Overall metabolism plays a critical role in determining how long a substance remains in the body. People with faster metabolisms tend to process substances more quickly, while those with slower metabolisms may have slower clearance rates.

Fluid Intake

Because Lortab is excreted primarily by the kidneys, the amount of fluid you take in can impact how quickly the drug is flushed out of your body. It can also impact how detectable substances are by diluting the amount that is in your urine.

Liver and Kidney Function

Hydrocodone and acetaminophen are both processed by the liver and excreted by the kidneys, so decreased hepatic or renal function can extend how long these substances remain in your system.

Dosage and Duration of Use

The amount of Lortab you are taking and how long you have been taking it also plays a major role in how long it can be detected in your body. It takes longer for higher doses to clear your system. If you have been taking Lortab for a while, it may build up in the tissues of your body, making it detectable for a longer period of time.

Other Medications and Substances

Alcohol and other substances can interact with hydrocodone and acetaminophen in Lortab and extend the detection time of these substances. Because your body may be trying to process multiple substances at the same time, it can slow down your body's ability to effectively metabolize and excrete each substance. In particular, drugs that affect the pathway cytochrome P450 3A (CYP3A) make it more difficult for your body to process and clear hydrocodone.  

How to Get Lortab Out of Your System

There are some reasons why you might want to get Lortab out of your system more quickly, such as if you are planning to switch to different medications or taking another medication containing acetaminophen or hydrocodone. Making sure that you are well hydrated, eating a healthy diet, and getting regular exercise may help improve your body's ability to metabolize and eliminate your medications more efficiently.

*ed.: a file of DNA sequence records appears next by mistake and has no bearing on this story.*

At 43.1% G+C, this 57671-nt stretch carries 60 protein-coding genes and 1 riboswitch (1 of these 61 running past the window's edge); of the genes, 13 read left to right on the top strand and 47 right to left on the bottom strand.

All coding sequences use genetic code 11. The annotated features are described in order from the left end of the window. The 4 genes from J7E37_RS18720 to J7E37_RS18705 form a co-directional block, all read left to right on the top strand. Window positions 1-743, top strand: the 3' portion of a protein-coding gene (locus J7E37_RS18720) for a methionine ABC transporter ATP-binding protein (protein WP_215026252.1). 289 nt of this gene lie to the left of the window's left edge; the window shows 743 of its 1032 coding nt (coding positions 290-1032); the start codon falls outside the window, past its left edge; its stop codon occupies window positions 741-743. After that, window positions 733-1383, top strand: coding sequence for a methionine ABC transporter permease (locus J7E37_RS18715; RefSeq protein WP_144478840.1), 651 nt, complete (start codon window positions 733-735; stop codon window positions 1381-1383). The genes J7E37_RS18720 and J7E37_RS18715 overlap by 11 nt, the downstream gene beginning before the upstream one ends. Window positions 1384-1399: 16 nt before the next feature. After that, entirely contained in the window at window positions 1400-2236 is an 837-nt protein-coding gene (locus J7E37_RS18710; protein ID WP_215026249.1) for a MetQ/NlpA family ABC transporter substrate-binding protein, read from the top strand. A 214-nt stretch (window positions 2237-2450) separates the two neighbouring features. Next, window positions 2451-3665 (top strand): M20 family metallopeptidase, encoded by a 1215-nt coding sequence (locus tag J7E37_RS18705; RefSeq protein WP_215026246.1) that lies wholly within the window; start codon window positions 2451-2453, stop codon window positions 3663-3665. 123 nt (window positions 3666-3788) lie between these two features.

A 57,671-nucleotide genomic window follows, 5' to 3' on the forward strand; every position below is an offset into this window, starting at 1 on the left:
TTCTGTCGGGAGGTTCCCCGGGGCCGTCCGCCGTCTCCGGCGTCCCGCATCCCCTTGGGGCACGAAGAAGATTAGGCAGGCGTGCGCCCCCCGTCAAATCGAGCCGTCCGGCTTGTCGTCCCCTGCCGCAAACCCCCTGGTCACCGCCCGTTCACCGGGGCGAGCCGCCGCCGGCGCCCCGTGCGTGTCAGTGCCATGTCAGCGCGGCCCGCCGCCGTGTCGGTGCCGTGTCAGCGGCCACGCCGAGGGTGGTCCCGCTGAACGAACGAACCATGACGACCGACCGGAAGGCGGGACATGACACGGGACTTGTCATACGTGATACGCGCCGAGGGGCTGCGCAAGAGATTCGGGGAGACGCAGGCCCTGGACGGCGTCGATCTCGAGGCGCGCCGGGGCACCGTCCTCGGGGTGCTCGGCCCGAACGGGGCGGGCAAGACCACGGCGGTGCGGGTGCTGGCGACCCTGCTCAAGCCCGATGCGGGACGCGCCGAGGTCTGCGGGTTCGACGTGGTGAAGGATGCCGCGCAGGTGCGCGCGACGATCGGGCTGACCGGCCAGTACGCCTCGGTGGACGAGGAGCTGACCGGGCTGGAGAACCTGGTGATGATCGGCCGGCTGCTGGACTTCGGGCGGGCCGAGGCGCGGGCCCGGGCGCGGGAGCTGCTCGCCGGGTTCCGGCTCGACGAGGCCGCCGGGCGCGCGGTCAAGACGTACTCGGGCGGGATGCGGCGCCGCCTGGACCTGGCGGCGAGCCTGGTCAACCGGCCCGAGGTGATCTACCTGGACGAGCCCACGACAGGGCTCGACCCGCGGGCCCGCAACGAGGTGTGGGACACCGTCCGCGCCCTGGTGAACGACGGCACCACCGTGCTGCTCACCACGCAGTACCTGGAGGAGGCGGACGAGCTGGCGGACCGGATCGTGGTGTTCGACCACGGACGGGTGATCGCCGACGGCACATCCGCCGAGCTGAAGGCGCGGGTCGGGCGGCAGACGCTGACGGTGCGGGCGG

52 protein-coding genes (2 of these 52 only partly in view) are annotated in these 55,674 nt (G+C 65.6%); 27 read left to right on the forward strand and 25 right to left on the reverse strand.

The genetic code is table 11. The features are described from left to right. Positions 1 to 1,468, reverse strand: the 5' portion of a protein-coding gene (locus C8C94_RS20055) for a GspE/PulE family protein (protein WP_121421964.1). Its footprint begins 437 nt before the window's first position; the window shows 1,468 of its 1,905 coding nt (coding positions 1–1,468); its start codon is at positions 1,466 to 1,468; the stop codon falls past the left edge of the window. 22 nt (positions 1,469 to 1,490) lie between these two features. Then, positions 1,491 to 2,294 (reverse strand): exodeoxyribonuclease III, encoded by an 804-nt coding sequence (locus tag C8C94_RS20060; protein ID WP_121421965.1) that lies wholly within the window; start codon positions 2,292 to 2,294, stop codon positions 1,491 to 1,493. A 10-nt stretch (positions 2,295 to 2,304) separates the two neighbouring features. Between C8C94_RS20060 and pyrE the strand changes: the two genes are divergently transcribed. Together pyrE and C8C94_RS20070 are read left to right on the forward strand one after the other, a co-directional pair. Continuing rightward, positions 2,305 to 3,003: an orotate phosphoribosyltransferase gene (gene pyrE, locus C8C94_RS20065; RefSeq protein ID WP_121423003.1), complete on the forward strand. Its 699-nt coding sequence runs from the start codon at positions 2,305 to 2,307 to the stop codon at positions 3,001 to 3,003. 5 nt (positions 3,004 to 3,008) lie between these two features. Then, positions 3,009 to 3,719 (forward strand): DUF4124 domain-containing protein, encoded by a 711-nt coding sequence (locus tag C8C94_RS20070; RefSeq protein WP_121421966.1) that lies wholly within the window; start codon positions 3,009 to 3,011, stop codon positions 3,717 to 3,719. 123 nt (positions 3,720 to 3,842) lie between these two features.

The first step to eliminating Lortab from your system is to stop taking it, but you should always talk to your doctor before you take this step.

Symptoms of Overdose

One reason that it is important to know how long Lortab remains in the system is its potential to interact with other drugs. If the pain-killing effects of Lortab wear off, but the drug is still in the system, an overdose is possible if you take more of the drug or another drug containing the same ingredients too soon.

The following are some of the symptoms that can occur with a Lortab overdose:

  • Difficulty breathing
  • Slowed or stopped breathing
  • Excessive sleepiness
  • Spasms of the stomach or intestinal tract
  • Dizziness
  • Fainting
  • Limp or weak muscles
  • Liver failure
  • Narrowing or widening of the pupils
  • Cold, clammy skin
  • Seizures
  • Slow or stopped heartbeat
  • Stomach and intestinal spasms
  • Blue color of skin, fingernails, lips
  • Loss of consciousness or coma

If You Suspect an Overdose

Seek immediate medical help. Do not make the person vomit unless specifically told to do so by poison control (1-800-222-1222), a health care professional, or 911.

It would be helpful to provide the following information if you can. Don’t delay in calling for help to gather it, however:

  • The person’s age, weight, and health condition(s)
  • Name of the product taken (ingredients and strength, if known)
  • The time it was swallowed
  • Amount swallowed
  • If the medication was prescribed for the patient

Overdose Treatment

If someone experiencing a suspected Lortab overdose is taken to the emergency room, their vital signs—including temperature, pulse, breathing rate, and blood pressure—will be monitored closely and their symptoms treated as appropriate.

How well the overdose victim recovers will depend on how much of the drug they took and how quickly treatment was administered. The sooner they receive medical help, the better the prognosis. The prompt administration of the opioid-blocking drug naloxone (Narcan) can often reverse the overdose symptoms quite dramatically.

Risk of Drug Interactions

Taking Lortab carries the risk of dangerous interactions with a number of different substances including alcohol and other prescription and over-the-counter (OTC) drugs. You must not drink alcohol, take any medication containing alcohol, or use street drugs while you are taking Lortab or you risk life-threatening reactions.

You should carefully review the list of the non-prescription and prescription drugs that you take (preferably with your doctor or pharmacist) to look for acetaminophen or paracetamol on the label.

Interactions With Hydrocodone

Some medications can interact with the hydrocodone in Lortab to produce breathing problems, sedation, or coma. You should avoid benzodiazepines, including Xanax (alprazolam), Librium (chlordiazepoxide), Klonopin (clonazepam), Diastat (diazepam), Valium (diazepam), Ativan (lorazepam), Restoril (temazepam), Halcion (triazolam), and others. Muscle relaxants, sedatives, sleeping pills, tranquilizers, and medicines for mental illness or nausea are also some of the drugs that interact with hydrocodone.

Interactions With Other Acetaminophen-Containing Drugs

While acetaminophen is found in over-the-counter products like Tylenol and some OTC cold and flu preparations, it has a narrow safety range. If you take more than 4000 milligrams in a day, you risk irreversible liver damage and even death. Often, people who have experienced this type of liver injury report that they didn't realize how much acetaminophen they were getting in aggregate from a variety of over-the-counter and prescription drugs.